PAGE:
All plans are required to come with at least one $40 smartphone. Essentially, you’re paying for everyone’s texting and voice access with these fees, as well as lining the walls of Verizon Wireless’s banana stands with cash. All users who renew and get a new phone will be required to switch to this plan. And anyone else who wants to (maybe the math works in your favor), can switch without renewing their contract. The only benefit we see is “free” tethering and hotspot access.

Is this a joke?

All situations are different, but if I switched to this plan right now, my bill would increase substantially, I’d lose unlimited data (which is actually 5GB), and that’s only with 1 device activated on my “Share Everything” data plan. 

What I’m paying now: $90 ($30 for unlimited data, $10 for texts, $40 for voice) for one smartphone

What I will have to pay: $100 ($40 for my smartphone and $60 for 2GB of data, which is slightly less than I currently use)

I’m hoping that I made a huge mistake or missed some calculation, but it’s looking like Verizon’s idea of a shared data plan is as bad or even worse than what we have already. I suppose we’ll find out on June 28. We’ll update this article with more as we learn it.


It’s not really a ‘budget’ phone, but the iPhone XR is still a great value

The iPhone XR is no "budget" phone and shouldn't be labeled as such. At $750, it offers a beautiful design, top-tier specs, and most importantly, isn’t all that different than the more expensive iPhone XS and XS Max.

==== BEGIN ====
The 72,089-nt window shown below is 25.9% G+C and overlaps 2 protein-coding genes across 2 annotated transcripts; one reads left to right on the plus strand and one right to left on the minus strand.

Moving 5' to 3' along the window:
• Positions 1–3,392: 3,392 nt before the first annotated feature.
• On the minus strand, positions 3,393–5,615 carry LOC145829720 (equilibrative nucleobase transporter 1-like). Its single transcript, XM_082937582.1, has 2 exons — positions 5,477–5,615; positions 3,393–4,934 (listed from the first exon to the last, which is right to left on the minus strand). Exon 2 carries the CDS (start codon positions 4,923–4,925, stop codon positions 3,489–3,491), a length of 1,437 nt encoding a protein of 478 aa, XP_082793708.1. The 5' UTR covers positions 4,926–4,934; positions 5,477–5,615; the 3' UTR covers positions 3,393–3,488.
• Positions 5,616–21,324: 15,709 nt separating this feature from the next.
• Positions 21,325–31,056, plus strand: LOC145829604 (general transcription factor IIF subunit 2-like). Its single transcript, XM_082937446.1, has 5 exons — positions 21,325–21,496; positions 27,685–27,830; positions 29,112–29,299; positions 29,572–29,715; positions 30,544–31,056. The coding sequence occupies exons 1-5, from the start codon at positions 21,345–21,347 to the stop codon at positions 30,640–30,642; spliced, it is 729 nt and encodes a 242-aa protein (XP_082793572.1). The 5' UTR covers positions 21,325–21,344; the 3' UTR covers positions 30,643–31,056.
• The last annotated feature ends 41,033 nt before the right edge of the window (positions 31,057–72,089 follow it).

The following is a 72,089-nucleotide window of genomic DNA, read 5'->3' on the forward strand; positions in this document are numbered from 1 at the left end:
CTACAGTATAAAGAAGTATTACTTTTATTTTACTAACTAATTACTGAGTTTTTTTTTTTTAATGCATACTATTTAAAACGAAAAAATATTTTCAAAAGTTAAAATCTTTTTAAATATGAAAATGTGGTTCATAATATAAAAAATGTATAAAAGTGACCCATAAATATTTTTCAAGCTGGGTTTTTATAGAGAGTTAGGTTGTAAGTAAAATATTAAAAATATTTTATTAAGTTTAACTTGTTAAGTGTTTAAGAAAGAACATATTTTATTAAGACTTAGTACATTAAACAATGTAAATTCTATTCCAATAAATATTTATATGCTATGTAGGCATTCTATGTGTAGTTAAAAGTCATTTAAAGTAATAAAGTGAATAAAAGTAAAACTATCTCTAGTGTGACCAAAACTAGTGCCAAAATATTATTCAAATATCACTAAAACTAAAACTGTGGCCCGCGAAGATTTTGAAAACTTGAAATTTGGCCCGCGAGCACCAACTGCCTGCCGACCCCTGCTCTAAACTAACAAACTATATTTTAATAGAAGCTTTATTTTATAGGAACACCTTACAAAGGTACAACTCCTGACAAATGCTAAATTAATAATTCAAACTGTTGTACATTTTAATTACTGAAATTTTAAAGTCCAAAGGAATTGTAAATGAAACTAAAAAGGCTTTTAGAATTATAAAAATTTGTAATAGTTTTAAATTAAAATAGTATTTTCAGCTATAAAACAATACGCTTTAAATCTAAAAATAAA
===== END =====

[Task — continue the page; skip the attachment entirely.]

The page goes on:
AT&T’s new 5G network could adopt tiered billing, including a gaming plan

AT&T may be leveraging its 5G's fast speeds and low latency in order to create a special plan for gamers. AT&T didn't disclose what the 5G gaming plan will cost, but gamers could be free from Wi-Fi in the future.
Home Theater

PlayStation Vue: The master guide to Sony’s internet TV service

PlayStation Vue is Sony's answer to live TV without the need for a cable or satellite TV subscription. To help you understand the service, its plans, and numerous features, we've created this handy guide.

The iPhone XS and iPhone XS Max are up for pre-order -- here's where to buy them

After months of rumors and speculation, Apple has finally taken the wraps off of the new iPhone XS, iPhone XS Max, and iPhone XR. Now that the phones are out, you might be wondering how you can get them for yourself.

The best weather apps for the iPhone

Don't rely solely on your local meteorologist to stay up to date on the weather. Take matters into your own hands with one of these weather apps, each of which brings something unique to the table.